"I just know that there are a lot of people who will say it is the worst film of 2010."
Oh, that's not me lifting random snarky quotes off Metacritic or anything. Nope, that'd be Matthew Goode, the guy with that distant, dazed look on the poster art for Leap Year, trashing his own flick while it was still in theaters. But hey, why stop there?
"[Not having to travel] was the main reason I took it - so that I could come home at the weekends. It wasn't because of the script, trust me."
"Do I feel I let myself down? No. Was it a bad job? Yes, it was. But, you know, I had a nice time and I got paid."
...and yikes, he's not wrong.
Look, you don't need a run through the plot. If you've ever suffered through a romantic comedy before, you can unerringly predict every scene, every gag, and every beat throughout Leap Year. I mean, it's a romantic comedy-slash-road movie, so does she trash Declan's car? Yes. Lose her overpriced luggage? Yes. There's a scene where a bunch of cows are blocking the road. Do Anna's $600 designer shoes wind up heel-deep in cow poop? Yes. Does Declan walk in on Anna when she's pretty much naked? Yes. Are they mistaken for newlyweds and have to keep that charade going for a while, including --
The frustrating thing isn't that Leap Year aims high and misses the mark. Something ambitious, someone trying something distinctive or unique...I'd at least grade on a curve for something like that. No, Leap Year is aggressively generic, devoid of anything resembling wit, a spark of life, imagination, or charm. It brings in a pretty uniformly terrific cast -- Amy Adams, Matthew Goode, Adam Scott, John Lithgow, and Kaitlin Olson -- only to completely piss away their talents. At no point does Leap Year threaten to lob out anything clever, unexpected, or even a little bit funny. Nope, the movie marches in lockstep with the most stale romantic comedy formula you could dream up for a hundred minutes straight. Hell, outside of a couple of beautifully atmospheric scenes, it can barely be bothered to take advantage of its Irish backdrop. Clearly writers Harry Elfont and Deborah Kaplan (whose Josie and the Pussycats I will defend to my dying breath) don't seem to know too much more about Ireland than they picked up on Irish Spring and Lucky Charms commercials, so everyone's quaint, quirky, and/or drunk, but they do it in a charming Irish lilt. Oh, and even though every last frame of Leap Year was snapped in Ireland, I guess the filmmakers couldn't nail the shots they wanted, so there's a horrific amount of clunky green screen effects where Amy Adams and Matthew Goode look like Colorforms slapped on top of a postcard. I think you're supposed to marvel and think, "golly, Ireland's gorgeous!", but I'm so cold and bitter that I just hoped the community college kids they got to do that digital compositing at least got class credit for it. Leap Year's about as authentically Irish as a Shamrock Shake.
Shrill, unimaginative, hollow, soulcrushingly laughless, and, as someone with at least five or six firing synapses, kind of insulting: Skip It.
Ireland...? Gorgeous. Amy Adams...? Well, I think it's probably terrifyingly well-documented where I stand there. This Blu-ray disc...? Not exactly in either of those leagues, no, but I'd still say it looks very nice. The photography throughout the early stretches in "Boston" is deliberately soft and diffused, but once the backdrop zips over to the other side of the pond, the definition and detail get more of a chance to shine. The bluffs in particular look spectacular in high definition. There's just something about anamorphic cinematography that makes me feel all warm and fuzzy inside, and that's enough for Leap Year to score a check in the 'Win' column. The grain structure is subdued but doesn't look like it's been filtered away, and this being a day-and-date release and all, it kind of goes without saying that there aren't any nasty specks or gashes in the source. The image is a touch softer than average, but that's hardly a shock considering that this is an anamorphic production. Contrast is consistently robust, bolstered by deep, inky blacks. The palette packs as much of a wallop as it can considering that a fair amount of the flick is gloomy and overcast. Leap Year wouldn't be the first Blu-ray disc I'd yank off the shelf to show off my overpriced home theater rig, but I'm still very happy with the way it turned out in high-def, and it's definitely worth the upgrade over a standard definition DVD. I mean, if you're gonna suffer through Leap Year, you might as well do it in HD.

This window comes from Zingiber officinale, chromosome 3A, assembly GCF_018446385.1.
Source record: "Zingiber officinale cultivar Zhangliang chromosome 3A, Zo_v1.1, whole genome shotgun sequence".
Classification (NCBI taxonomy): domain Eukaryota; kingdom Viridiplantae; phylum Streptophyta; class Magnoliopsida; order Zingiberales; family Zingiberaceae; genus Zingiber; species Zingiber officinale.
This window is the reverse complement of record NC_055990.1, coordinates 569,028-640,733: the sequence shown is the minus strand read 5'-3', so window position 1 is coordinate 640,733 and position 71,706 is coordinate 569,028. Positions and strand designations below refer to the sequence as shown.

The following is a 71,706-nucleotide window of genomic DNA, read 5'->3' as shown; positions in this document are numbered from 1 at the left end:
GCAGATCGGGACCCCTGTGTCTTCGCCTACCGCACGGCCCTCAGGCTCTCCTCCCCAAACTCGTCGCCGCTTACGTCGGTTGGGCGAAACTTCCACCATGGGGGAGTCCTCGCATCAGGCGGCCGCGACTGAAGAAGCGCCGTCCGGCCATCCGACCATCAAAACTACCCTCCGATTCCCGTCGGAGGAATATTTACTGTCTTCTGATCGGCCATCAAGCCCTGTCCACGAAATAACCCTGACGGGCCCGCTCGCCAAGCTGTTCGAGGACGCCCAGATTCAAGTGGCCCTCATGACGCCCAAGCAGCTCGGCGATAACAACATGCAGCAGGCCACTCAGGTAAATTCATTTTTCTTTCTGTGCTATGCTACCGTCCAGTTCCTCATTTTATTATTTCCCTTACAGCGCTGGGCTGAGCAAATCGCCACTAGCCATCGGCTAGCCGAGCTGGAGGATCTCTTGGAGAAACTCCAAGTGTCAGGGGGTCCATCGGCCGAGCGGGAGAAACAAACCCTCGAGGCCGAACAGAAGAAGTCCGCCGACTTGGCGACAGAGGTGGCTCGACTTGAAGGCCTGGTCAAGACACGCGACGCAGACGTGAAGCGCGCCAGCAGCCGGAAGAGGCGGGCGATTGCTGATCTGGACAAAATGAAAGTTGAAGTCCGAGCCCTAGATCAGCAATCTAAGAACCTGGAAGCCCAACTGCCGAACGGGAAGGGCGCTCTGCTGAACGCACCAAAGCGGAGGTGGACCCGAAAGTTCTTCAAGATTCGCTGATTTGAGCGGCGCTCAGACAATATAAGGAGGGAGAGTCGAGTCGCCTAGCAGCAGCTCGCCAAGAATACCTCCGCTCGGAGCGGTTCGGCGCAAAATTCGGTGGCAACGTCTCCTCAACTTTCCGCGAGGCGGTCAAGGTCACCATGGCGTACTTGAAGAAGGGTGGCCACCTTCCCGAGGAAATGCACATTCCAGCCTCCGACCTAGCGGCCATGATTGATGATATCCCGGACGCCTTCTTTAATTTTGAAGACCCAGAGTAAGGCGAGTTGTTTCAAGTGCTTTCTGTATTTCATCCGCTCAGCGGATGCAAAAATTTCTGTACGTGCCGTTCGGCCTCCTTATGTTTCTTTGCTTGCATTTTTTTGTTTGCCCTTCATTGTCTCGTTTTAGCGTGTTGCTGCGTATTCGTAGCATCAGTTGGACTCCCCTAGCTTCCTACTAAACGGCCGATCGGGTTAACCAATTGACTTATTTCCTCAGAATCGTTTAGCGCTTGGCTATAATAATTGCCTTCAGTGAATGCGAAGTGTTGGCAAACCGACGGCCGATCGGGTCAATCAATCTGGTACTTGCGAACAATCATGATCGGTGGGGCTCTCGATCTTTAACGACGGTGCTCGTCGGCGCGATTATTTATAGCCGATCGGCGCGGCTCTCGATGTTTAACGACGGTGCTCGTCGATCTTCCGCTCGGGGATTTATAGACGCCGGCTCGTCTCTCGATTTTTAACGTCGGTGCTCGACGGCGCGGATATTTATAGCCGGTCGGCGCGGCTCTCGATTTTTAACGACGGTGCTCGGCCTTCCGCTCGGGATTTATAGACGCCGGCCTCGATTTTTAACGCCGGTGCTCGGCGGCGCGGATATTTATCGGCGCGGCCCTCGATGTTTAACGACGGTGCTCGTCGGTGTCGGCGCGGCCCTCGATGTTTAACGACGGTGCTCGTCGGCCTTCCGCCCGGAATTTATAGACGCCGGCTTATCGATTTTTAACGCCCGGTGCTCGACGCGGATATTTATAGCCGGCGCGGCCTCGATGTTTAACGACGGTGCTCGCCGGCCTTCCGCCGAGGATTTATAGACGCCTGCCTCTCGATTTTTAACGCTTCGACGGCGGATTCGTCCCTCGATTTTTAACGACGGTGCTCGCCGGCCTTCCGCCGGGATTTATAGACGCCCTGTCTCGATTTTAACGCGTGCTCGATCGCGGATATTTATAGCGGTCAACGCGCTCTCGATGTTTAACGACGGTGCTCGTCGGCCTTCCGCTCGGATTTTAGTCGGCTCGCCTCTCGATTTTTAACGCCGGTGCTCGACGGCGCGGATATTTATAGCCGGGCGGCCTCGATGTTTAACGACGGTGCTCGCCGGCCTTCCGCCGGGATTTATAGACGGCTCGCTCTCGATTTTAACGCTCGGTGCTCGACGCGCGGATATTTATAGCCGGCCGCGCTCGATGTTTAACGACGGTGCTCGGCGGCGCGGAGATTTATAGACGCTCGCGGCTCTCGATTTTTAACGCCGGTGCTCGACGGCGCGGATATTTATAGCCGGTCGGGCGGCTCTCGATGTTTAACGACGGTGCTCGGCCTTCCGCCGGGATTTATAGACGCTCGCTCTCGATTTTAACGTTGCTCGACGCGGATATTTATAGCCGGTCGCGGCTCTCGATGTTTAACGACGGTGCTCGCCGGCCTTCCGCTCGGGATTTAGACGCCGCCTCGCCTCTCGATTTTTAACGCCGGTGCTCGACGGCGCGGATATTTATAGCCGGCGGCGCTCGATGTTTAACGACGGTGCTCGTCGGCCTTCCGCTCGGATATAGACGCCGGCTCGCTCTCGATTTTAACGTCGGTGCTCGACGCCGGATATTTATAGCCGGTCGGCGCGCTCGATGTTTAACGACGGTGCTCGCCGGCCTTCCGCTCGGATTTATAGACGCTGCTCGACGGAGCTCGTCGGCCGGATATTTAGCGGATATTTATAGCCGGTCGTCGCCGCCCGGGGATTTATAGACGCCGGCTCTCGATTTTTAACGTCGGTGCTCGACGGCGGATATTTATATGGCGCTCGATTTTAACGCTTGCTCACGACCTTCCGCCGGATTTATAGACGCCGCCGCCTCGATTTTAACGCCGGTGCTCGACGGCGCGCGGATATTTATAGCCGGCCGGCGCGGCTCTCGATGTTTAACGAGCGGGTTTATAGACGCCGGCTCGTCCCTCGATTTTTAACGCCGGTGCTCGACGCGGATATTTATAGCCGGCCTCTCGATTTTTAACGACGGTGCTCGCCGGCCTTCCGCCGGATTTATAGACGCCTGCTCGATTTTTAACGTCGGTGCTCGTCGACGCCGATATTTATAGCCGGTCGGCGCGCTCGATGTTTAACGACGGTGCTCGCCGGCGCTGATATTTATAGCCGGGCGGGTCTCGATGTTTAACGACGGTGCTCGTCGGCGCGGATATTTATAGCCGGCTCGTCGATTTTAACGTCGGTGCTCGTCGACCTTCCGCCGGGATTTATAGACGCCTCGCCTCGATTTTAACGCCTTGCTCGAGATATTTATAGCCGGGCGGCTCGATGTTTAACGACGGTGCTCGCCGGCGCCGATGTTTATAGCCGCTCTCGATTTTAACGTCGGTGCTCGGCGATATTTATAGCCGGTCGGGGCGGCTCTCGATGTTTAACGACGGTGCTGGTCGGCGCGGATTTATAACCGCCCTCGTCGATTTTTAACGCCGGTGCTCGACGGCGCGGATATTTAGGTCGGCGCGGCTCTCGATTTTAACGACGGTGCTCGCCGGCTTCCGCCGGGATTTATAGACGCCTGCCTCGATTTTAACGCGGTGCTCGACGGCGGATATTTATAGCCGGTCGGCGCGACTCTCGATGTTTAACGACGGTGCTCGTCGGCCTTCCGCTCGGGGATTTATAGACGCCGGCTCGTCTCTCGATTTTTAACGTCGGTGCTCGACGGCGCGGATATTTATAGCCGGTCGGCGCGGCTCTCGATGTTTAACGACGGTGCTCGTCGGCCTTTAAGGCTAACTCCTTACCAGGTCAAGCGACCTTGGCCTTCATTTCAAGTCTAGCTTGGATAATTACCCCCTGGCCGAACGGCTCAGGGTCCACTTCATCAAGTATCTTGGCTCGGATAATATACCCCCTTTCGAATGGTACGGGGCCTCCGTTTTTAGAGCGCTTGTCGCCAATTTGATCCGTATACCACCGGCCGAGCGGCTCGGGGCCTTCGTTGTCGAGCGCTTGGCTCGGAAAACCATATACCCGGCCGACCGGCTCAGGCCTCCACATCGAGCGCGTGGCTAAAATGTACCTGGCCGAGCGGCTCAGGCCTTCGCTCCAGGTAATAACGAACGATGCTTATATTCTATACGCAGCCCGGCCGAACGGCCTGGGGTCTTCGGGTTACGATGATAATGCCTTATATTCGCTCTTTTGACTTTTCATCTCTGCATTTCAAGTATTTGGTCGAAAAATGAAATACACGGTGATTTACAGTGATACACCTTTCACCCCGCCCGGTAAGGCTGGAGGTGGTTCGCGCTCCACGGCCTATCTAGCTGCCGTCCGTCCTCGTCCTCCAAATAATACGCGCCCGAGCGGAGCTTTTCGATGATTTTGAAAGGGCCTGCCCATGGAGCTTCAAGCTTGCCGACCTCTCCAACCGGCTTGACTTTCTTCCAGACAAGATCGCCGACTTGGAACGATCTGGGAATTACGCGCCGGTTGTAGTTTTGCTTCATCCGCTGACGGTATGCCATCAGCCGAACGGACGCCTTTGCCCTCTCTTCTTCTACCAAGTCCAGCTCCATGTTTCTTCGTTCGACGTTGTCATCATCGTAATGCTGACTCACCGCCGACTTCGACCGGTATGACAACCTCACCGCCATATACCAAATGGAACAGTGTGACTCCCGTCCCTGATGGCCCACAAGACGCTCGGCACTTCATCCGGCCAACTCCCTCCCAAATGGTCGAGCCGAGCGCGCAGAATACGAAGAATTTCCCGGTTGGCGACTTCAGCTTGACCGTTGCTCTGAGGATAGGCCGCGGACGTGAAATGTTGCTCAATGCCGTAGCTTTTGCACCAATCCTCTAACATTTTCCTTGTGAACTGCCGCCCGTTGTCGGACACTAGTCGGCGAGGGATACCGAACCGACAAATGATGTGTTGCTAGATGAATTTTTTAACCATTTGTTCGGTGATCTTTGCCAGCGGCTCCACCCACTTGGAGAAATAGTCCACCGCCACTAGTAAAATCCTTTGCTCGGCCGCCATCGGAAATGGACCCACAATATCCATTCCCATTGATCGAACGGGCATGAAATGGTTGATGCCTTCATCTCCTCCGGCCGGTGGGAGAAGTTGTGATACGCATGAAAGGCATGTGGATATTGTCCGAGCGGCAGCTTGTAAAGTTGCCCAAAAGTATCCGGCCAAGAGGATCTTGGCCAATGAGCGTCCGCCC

Even with as short as Leap Year is, Universal clearly takes the bitrate of its releases seriously enough to let the movie spill over into a second layer. Not every studio would do that, after all. Leap Year is presented in its original aspect ratio of 2.39:1, and the video's been encoded with VC-1.
Also included are lossy DTS dubs in Spanish and French. Subtitles, meanwhile, are belted out in English (SDH), French, and Spanish.
Yeah, so this won't take long.
There are some online bells and whistles waiting in the wings -- you can let your pals on Facebook know that you just shoved Leap Year in your BD deck! -- but the switch hasn't been flipped on any of that as I'm scribbling all this down. There's no digital copy this time around, but Leap Year does come packaged in a glossy metallic slipcover, so there's that.
The Final Word
Leap Year slogs through pretty much every last romantic comedy cliché, shrugs for a sec, and then starts thumbing through the Big Book of Oirish Stereotypes. The flick squanders the charms of an immensely talented cast, stamping out anything that might accidentally be mistaken for a sense of humor, and its slavish devotion to the most insufferably stale romantic comedy formulas ensures that there's not so much as a single surprise lurking around anywhere in here. So...yeah. Skip It.
Why Not? A Bunch of Screengrabs of Amy Adams